Let’s Talk About Sex (!) in Cultures Where We Rarely Do

 

Lately I’ve been receiving a lot of questions via Instagram about how to openly talk about sex, especially as women, in cultures where sex is usually a “no-go” topic. I’m so glad that you’ve been asking me about this, because I’m all about talking openly about sex!

Firstly, I get that this can be a hard thing to do. I come from South Asian culture, where sex and sexuality are stigmatized subjects. Growing up, we rarely, if at all, talked about sex (although I note that, now that I'm an adult, my feisty-feminist mom does bring it up!). And, in fact, my South Asian friends rarely talked about it openly either.

But, even when I was young, I was brazenly open about talking about sex, intimacy, and more. Why? I could see that not talking about sex is directly connected to the fear of bias and to patriarchy and sexism. And this wasn’t a good enough reason for me to keep quiet!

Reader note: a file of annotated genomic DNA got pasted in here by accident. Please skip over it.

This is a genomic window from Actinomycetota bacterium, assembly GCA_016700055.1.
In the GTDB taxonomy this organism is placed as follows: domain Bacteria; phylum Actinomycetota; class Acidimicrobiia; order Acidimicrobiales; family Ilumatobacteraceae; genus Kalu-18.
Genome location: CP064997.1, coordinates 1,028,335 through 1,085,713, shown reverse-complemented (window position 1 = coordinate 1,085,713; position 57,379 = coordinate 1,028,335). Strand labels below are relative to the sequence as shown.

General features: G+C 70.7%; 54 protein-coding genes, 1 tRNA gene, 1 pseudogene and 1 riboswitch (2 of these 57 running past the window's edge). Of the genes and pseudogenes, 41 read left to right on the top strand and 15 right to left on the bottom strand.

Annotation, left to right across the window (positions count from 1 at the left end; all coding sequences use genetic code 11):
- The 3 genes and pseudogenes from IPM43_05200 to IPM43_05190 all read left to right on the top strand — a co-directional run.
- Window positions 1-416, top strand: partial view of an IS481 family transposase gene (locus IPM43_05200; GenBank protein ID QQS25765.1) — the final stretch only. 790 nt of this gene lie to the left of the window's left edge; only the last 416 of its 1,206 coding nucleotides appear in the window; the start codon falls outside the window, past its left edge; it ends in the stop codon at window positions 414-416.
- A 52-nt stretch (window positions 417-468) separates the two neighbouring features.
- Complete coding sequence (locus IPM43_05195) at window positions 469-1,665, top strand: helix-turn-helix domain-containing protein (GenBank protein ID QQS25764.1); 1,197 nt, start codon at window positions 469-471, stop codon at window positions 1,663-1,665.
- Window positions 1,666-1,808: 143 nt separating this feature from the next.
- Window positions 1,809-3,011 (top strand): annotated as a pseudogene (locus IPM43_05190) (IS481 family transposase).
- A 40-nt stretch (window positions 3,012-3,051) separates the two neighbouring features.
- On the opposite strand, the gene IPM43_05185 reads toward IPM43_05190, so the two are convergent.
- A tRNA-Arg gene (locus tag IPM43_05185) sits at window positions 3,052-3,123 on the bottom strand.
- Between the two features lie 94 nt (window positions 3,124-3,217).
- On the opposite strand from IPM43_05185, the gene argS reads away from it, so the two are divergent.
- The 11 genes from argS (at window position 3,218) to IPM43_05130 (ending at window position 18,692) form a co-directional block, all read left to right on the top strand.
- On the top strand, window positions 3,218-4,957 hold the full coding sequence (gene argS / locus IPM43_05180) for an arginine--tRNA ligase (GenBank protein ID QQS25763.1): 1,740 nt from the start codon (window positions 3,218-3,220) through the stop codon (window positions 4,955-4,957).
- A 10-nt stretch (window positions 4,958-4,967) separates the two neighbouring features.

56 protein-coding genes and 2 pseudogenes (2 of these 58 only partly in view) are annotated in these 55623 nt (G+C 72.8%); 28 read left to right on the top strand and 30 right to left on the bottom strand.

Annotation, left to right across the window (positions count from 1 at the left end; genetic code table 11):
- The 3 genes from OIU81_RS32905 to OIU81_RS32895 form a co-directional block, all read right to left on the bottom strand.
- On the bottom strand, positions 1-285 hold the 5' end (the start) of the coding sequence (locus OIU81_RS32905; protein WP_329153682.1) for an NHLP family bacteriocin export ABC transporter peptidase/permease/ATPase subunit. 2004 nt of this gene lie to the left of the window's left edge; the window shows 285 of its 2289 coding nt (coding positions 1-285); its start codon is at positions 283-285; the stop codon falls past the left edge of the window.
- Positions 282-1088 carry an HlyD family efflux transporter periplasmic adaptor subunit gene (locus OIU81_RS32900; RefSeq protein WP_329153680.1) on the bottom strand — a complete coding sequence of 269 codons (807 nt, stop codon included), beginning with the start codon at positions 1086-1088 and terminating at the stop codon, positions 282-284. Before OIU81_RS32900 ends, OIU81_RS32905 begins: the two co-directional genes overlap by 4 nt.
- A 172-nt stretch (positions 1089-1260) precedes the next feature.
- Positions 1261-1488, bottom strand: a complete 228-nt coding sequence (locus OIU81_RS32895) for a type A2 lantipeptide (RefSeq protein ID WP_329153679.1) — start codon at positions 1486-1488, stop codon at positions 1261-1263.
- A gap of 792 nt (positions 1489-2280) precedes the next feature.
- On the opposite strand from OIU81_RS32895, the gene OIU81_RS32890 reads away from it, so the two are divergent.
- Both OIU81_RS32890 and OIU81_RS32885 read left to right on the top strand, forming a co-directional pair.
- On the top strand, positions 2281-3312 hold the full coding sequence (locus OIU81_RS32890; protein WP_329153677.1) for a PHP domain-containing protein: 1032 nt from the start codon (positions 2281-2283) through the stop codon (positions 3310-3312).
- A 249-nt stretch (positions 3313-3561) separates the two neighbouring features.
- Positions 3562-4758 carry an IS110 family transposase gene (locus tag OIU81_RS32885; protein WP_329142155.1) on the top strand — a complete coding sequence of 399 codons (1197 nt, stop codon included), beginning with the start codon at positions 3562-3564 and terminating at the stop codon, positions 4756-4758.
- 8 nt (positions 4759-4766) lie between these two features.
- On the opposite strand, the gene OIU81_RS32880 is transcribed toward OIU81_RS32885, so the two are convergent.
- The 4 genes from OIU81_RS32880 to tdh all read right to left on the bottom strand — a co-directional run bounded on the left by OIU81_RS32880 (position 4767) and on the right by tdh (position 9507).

Like many social topics, I deeply believe that we must use our voices to disrupt and normalize, especially as women. In order to overcome cultural barriers, we must share openly. So that’s exactly what I do in this #AskRitu video – I candidly talk about how important sex and my sexuality are to me, and how we can all do this.

If you’re struggling to openly talk about sex, and my message resonates with you, then I encourage you to do the following: check out my video, choose someone to courageously yuck it up with about sex, take a deep breath, and then just do it. Let’s all talk more about sex going forward!

***

I love hearing from you! Send me your #AskRitu questions and thoughts! Email me or message me on any of my social media platforms: Facebook, Instagram, Twitter, LinkedIn.

Like what you’re seeing? Check out my website, and more of my blogs and videos to help you overcome your personal barriers. And don’t forget to sign up for my mailing list to get more inspiration, free tools, and much more right to your inbox!

Related:

When it Comes to Standing in My Power, Sorry, I Ain’t Sorry

Indian Daughters, it’s Time to Stop Living for Your Parents

How to Share Your Feelings

How I Claim Physical Space as a Woman of Color